The Russian economy will not be under serious pressure even if oil prices drop to $40 per barrel, Russian Economic Development Minister Maksim Oreshkin said in an interview with TASS.
"If the global economy faces serious problems, Russia will also be affected, but not as seriously as before. $60 per barrel is the benchmark at which we can invest in new projects, develop them. [The price of] $40 per barrel will complicate things, but even with this price we will not experience serious pressure on financial markets and domestic economy from the point of view of budget and balance of payments," the minister said.
In late August, Russia’s Economic Development Ministry has downgraded its oil price outlook to $62.2 per barrel from $63.4 per barrel for 2019 and to $57 per barrel from $59.7 per barrel for 2020 in its April forecast.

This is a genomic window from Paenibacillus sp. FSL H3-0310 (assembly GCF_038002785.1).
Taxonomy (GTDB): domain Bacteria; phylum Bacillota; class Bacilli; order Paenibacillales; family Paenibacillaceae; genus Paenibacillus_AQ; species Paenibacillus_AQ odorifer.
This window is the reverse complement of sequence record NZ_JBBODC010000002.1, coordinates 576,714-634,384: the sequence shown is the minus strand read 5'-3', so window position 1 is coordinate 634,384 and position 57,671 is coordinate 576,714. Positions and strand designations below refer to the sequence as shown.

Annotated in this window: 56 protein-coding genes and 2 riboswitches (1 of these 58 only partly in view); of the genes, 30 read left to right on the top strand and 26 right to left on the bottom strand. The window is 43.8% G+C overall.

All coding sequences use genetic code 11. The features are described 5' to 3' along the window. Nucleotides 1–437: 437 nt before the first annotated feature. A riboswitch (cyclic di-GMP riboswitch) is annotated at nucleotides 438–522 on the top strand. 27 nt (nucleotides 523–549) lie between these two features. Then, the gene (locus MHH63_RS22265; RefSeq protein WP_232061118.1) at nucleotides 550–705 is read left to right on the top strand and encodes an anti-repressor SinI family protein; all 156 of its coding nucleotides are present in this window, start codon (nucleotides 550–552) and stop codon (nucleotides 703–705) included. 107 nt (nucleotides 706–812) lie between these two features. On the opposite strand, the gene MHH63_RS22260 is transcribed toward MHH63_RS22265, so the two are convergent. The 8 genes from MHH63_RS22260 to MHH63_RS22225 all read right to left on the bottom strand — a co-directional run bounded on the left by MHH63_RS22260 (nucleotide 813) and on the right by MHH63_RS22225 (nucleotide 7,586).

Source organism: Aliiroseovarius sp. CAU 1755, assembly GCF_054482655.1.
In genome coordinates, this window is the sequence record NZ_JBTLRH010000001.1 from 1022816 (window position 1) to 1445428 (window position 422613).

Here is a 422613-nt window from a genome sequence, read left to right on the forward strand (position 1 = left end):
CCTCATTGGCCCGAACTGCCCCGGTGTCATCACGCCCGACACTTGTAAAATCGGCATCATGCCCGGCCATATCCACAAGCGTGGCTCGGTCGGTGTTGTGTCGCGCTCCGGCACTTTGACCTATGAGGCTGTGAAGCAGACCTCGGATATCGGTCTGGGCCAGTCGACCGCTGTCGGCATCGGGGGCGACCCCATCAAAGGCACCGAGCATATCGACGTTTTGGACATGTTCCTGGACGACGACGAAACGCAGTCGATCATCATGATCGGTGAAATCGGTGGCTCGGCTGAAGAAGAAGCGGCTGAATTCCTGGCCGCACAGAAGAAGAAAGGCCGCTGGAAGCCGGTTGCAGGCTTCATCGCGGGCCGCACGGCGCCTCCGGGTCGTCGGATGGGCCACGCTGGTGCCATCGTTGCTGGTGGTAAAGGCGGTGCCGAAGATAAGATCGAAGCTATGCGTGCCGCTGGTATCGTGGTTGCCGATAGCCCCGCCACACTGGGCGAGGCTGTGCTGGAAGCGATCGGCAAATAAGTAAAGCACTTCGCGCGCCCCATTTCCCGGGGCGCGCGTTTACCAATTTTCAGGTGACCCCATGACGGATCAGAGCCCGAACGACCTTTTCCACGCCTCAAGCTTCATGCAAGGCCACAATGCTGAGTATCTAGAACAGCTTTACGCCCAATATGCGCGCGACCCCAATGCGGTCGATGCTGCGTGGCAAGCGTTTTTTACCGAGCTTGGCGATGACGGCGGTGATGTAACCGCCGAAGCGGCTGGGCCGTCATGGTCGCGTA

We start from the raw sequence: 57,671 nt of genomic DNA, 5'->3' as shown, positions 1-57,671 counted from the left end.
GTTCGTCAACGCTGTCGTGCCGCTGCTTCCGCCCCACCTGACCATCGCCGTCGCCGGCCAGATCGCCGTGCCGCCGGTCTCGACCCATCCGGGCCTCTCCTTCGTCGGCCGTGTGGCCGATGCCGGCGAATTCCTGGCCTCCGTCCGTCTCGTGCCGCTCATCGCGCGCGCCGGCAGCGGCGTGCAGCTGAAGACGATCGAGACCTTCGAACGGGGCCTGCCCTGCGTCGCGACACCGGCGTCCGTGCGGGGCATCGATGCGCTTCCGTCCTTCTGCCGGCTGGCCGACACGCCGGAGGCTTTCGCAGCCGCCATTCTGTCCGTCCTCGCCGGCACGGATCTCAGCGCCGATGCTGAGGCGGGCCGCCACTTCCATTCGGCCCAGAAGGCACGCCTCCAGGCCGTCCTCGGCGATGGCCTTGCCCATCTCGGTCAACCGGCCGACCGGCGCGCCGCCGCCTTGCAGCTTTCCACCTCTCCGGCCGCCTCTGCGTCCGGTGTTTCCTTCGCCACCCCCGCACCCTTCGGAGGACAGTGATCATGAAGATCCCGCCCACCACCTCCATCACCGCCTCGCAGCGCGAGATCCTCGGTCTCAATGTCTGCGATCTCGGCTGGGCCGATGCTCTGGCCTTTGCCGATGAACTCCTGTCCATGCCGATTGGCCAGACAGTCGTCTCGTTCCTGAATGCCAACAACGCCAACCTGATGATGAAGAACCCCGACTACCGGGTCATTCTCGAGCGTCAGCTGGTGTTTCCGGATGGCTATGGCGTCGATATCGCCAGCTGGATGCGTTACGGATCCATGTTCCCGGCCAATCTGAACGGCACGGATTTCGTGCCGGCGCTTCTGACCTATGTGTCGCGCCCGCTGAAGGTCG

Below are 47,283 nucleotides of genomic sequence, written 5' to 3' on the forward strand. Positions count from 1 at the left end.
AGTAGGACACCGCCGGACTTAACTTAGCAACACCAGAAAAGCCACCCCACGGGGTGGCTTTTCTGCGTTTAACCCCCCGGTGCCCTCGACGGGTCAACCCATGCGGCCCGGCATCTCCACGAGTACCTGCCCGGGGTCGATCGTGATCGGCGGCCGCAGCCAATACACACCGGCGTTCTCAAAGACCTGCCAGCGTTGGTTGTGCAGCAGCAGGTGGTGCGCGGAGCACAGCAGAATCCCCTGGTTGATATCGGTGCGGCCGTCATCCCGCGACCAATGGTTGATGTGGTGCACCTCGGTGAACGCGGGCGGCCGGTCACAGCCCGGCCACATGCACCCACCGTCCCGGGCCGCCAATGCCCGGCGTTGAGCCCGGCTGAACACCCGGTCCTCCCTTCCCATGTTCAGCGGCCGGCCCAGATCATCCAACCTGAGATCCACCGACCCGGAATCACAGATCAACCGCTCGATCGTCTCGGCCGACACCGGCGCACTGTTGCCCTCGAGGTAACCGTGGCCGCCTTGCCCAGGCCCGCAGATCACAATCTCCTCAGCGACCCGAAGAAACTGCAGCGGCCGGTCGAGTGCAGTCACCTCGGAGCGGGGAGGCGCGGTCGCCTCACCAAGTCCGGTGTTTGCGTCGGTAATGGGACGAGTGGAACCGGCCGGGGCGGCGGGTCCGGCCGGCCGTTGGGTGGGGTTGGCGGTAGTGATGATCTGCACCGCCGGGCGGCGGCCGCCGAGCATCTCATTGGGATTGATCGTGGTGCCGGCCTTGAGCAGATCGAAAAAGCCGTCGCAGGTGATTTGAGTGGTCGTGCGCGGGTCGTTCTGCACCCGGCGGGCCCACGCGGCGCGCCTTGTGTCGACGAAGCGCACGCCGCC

The ministry projects that the oil price will go down to $56 per barrel from $57.9 per barrel in 2021, to $55 per barrel from $56.3 per barrel in 2022, to $54 per barrel from $55 per barrel in 2023, and to $53 per barrel from $53.5 per barrel in 2024 in its April forecast.
Oreshkin added that the falling oil prices are unlikely to bring the Russian economy to the verge of the disaster, although trade wars of major economies will affect all nations without exception.
"To a significant extent, we are protected by macroeconomic structural reforms of the past several years," he said. "That’s why oil prices falling from $70 per barrel to $60 per barrel put no pressure on the domestic economic situation. There will be no disaster.".